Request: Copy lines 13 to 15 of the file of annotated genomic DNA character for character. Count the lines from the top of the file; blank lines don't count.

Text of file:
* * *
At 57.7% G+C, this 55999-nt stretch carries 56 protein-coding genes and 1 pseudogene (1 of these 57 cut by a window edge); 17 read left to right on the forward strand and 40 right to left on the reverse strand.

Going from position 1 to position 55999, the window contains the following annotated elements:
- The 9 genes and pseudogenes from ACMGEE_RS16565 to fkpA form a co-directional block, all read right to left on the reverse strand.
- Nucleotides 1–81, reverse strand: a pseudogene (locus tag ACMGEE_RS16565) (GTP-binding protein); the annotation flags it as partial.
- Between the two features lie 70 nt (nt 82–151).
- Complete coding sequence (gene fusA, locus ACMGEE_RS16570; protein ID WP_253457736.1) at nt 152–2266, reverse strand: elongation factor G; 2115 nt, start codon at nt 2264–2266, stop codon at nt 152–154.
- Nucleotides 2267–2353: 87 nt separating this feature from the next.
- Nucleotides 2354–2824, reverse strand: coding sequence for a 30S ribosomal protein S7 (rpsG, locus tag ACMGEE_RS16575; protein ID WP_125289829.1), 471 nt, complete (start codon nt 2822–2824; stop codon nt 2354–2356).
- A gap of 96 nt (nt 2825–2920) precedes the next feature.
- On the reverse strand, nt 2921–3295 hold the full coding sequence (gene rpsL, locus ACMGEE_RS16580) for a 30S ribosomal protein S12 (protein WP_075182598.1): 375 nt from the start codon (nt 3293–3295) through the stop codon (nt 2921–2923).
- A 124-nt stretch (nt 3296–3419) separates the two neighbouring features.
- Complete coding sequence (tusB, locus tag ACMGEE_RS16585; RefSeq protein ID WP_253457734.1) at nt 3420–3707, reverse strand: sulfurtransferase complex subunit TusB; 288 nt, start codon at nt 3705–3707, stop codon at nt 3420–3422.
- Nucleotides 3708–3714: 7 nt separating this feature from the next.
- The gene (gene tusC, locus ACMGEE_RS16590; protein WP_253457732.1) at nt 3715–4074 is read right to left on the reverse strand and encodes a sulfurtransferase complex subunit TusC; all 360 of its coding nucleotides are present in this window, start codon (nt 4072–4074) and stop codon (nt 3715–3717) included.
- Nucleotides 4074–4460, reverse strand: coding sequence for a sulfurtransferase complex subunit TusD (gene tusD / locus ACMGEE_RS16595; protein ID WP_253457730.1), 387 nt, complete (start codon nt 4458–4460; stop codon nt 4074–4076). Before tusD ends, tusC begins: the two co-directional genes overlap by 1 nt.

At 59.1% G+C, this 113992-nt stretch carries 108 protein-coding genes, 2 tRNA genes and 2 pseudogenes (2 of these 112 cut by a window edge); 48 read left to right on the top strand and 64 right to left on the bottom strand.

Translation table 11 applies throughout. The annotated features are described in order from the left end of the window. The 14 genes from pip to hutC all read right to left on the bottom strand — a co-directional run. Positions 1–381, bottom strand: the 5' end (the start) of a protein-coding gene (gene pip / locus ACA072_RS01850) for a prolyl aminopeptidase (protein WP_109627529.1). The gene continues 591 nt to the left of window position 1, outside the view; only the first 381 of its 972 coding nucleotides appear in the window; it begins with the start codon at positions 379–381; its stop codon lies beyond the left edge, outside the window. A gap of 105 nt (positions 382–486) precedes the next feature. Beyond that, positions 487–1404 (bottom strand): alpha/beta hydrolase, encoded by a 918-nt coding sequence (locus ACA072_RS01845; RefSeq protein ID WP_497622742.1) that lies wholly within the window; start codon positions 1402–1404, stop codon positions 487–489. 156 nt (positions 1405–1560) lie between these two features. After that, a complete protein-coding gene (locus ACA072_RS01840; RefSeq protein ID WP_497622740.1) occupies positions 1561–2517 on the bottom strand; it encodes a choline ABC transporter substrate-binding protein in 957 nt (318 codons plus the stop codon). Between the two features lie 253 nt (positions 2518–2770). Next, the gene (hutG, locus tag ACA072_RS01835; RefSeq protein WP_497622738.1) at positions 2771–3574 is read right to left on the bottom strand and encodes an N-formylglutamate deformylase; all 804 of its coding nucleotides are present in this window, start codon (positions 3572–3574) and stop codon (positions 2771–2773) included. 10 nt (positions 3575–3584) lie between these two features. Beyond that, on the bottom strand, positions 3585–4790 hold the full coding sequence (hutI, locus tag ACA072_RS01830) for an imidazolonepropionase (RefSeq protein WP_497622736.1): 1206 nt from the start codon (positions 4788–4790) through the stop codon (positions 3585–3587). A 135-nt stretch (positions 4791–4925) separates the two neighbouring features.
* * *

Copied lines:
- Nucleotides 3708–3714: 7 nt separating this feature from the next.
- The gene (gene tusC, locus ACMGEE_RS16590; protein WP_253457732.1) at nt 3715–4074 is read right to left on the reverse strand and encodes a sulfurtransferase complex subunit TusC; all 360 of its coding nucleotides are present in this window, start codon (nt 4072–4074) and stop codon (nt 3715–3717) included.
- Nucleotides 4074–4460, reverse strand: coding sequence for a sulfurtransferase complex subunit TusD (gene tusD / locus ACMGEE_RS16595; protein ID WP_253457730.1), 387 nt, complete (start codon nt 4458–4460; stop codon nt 4074–4076). Before tusD ends, tusC begins: the two co-directional genes overlap by 1 nt.